“I think that there are many companies that are trying to meet the disclosure requirements of CDP, hoping that it helps them prepare for disclosure through other platforms as well, such as the Task Force on Climate-Related Financial Disclosures (TCFD) and the International Sustainability Standards Board,” Ozeki said. He pointed out that creating laws and accounting standards is time-consuming because various adjustments need to be made to consider different interests. “But you cannot become compliant overnight without any preparation. CDP serves as a global standard that companies can use to be ready for anything that may come up next.”

About 120 companies out of the nearly 400 that scored an A in at least one of the three categories were Japanese. Two of the 10 that achieved triple A’s were Japanese. Ozeki sees this as proof that more and more Japanese companies are ready to be invested in globally. “Japanese companies tend to follow rules and instructions strictly in the disclosure process. Stability and improvement in the evaluation will be a powerful message to investors,” he said.

He further encouraged all publicly listed companied to participate in disclosure through CDP. “Investors need to deeply study the data that companies spent time and resources to create, and use it for effective engagement with the investee companies,” he said.

What asset management companies look at and how they invest is changing. “Investors, including ourselves, used to invest into companies with low carbon emissions, but that is not enough to achieve net-zero,” Ozeki said. That is why in the past several years, Nissay Asset Management has started to support the transition of high-emission companies in industries such as energy, iron and steel, chemicals and cement by deeply engaging with them, and to invest more into the companies that are contributing to the development of basic technologies or making innovations necessary to achieve net-zero.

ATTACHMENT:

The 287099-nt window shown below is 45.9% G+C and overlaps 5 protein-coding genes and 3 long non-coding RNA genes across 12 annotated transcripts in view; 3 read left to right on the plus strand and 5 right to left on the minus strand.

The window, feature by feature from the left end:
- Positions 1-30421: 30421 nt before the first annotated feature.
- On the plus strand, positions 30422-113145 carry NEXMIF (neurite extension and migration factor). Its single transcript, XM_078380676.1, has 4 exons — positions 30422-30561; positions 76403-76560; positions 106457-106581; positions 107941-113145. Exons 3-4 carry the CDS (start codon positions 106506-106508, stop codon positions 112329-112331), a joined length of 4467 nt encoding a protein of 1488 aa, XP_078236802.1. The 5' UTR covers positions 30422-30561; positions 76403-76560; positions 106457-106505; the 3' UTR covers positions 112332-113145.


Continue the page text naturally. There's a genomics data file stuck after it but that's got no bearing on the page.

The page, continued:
“What we look at is whether the company commits to net-zero and has an important set of items to achieve net-zero, including a target, action plan, strategy and transition process,” Ozeki said. He also pointed out a critical cultural characteristic of Japanese companies: “They are reluctant to speak up about things that they are not 100% sure they can achieve. Even though they have a plan and are making efforts behind the scenes, which I think is a loss,” he said.

International companies, on the other hand, tend to set and announce ambitious targets. “They have the attitude of thinking and acting together. By announcing the goal, communication starts and necessary wisdom, power, information and ideas gather. Japanese companies need to shift to the global way if they are looking to be invested in by international investors,” Ozeki said.

He added that the same can be said about the country itself in the context of international collaborations in the fight against climate change. Even though both the public and private sectors are making extensive efforts, Japan tends to be accused of avoiding making clear commitments because it is overly concerned about the feasibility of achieving them. “We need to show the international community that we are heading the same direction, and share the advanced technologies and practices we have. That is the only way to make ourselves heard and respected, which will lead to the effective use of Japan’s technologies and experiences on a global scale,” Ozeki said.